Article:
Escape from Lagos traffic brings me to Benin. It is argument time again with both customs and immigration over their failed attempts at extortion.
I wait two nights in the capitol Cotonou for a visa extension. Here the beach is used as a toilet, beware of mines! Many thanks to the Hotel de la Plage. I check out a village called Ganvie built on stilts in a lake and a 400 year long dynasty of twelve Kings at a place called Abomey. I go to a town where voodoo religion is strong but find little to be educated with. It was then Christmas eve and time for the beach.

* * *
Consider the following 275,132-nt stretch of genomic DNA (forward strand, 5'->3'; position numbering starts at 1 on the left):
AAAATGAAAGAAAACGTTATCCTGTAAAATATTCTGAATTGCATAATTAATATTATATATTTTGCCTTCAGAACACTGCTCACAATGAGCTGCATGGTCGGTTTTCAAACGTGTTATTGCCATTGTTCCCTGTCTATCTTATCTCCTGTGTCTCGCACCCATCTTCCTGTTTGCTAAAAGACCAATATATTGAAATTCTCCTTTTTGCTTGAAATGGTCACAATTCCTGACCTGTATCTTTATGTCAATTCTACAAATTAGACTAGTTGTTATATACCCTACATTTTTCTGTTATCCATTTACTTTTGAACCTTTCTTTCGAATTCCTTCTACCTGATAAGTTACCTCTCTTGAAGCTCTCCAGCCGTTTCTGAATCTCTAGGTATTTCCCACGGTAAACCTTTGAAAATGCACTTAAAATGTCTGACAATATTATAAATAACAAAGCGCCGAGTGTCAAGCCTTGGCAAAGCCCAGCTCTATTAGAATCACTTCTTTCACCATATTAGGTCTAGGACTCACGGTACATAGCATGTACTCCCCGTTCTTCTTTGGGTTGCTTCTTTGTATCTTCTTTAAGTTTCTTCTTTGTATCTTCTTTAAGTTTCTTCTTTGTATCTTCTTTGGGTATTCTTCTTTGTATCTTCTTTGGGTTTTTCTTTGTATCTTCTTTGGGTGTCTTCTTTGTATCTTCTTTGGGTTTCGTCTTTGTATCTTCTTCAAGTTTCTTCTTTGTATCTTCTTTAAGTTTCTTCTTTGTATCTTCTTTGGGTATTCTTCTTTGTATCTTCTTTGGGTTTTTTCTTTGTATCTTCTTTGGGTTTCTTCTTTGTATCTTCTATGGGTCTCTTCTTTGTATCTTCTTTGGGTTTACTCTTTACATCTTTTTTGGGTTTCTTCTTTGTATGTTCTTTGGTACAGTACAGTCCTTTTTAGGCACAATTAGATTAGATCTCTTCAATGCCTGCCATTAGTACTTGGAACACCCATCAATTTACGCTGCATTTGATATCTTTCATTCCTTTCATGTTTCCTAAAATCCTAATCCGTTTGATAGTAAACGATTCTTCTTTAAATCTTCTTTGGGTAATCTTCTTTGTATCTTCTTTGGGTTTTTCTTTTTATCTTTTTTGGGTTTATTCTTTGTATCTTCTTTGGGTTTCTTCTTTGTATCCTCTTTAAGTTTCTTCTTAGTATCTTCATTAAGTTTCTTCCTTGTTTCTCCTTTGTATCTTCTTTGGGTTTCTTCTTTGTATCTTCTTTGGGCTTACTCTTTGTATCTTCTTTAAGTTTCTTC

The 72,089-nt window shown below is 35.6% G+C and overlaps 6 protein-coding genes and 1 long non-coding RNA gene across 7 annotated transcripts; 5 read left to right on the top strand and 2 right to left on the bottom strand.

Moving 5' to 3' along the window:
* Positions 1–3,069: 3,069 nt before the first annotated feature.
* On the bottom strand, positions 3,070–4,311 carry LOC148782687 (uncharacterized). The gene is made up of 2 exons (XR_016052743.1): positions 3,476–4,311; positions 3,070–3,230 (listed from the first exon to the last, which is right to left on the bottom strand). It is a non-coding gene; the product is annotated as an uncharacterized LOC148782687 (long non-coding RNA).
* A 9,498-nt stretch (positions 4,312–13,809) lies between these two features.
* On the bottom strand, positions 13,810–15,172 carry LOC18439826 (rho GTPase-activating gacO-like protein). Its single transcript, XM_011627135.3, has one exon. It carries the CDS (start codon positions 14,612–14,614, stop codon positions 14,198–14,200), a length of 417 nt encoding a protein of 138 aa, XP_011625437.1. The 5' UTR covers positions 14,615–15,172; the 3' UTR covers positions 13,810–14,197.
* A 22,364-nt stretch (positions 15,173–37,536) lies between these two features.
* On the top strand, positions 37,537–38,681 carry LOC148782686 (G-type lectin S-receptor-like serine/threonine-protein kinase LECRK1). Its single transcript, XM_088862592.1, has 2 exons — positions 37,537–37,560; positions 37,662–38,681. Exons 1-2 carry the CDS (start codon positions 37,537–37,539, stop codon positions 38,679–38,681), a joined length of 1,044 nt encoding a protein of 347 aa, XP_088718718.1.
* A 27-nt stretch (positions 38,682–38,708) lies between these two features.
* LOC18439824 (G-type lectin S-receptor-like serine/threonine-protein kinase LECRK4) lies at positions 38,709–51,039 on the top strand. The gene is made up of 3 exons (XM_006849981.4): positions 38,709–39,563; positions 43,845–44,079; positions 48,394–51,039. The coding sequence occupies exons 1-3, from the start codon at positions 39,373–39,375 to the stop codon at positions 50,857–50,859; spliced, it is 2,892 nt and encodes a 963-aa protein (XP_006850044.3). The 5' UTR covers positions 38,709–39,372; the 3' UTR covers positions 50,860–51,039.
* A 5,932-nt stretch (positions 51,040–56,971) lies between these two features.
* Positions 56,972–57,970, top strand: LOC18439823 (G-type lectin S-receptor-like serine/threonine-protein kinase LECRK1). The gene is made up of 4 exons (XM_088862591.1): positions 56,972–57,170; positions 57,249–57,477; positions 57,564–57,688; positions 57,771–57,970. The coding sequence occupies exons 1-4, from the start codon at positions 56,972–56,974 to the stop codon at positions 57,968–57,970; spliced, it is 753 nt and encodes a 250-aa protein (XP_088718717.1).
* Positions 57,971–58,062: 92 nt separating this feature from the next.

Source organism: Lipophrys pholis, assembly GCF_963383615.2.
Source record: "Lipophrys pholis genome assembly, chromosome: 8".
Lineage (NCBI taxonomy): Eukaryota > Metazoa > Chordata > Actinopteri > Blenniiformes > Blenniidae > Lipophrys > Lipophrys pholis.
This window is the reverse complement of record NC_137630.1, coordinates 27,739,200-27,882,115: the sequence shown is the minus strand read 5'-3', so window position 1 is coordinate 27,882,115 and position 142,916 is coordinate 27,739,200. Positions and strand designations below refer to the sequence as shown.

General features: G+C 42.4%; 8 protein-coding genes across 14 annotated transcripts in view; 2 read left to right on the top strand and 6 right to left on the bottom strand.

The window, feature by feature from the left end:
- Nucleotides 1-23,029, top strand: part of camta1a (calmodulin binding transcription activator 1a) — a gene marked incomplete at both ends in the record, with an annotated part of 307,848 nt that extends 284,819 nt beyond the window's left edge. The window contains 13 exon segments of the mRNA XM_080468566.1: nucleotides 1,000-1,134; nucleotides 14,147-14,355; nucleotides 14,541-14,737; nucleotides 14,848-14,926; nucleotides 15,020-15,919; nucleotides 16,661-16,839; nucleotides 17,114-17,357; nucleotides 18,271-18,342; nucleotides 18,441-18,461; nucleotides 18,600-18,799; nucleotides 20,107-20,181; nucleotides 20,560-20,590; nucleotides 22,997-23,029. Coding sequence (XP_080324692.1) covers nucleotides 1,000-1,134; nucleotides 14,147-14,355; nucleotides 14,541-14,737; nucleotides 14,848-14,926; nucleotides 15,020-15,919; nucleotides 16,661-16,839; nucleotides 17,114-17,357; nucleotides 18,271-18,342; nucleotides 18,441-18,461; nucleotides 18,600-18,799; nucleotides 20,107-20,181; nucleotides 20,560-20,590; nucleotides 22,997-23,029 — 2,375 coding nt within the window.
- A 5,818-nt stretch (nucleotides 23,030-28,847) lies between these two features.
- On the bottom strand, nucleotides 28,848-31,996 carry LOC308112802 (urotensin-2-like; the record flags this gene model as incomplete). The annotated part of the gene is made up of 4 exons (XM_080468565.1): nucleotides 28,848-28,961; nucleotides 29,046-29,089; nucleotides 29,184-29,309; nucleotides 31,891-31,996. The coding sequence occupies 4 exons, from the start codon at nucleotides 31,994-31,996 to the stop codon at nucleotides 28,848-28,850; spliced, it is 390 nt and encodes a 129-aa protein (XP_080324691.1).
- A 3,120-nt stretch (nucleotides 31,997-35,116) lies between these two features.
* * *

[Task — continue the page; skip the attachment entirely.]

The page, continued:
The beach time is an opportunity to reflect on life and what I am to do with the rest of mine. I must say it is all quite exciting !
Happy New Year
Hotel Levy (firstname.lastname@example.org), Bangui, CAR
Yaounde Hilton (email@example.com), Cameroun
Djuega Palace Hotel (www.djeuga-palace.com), Yaounde, Cameroun
Hotel de la Plage, Cotonou, Benin
Awale Plage, awalč_plage@yahoo.fr, Grand Popo, Benin
Chez Lien Hotel, firstname.lastname@example.org, Lome, Togo
Crown Prince Hotel, Accra, Ghana
Simon Milward, on the road
A solo fundraising round the world ride on a handmade motorcycle.
Supporting Doctors Without Borders, Motorcycle Outreach and democracy.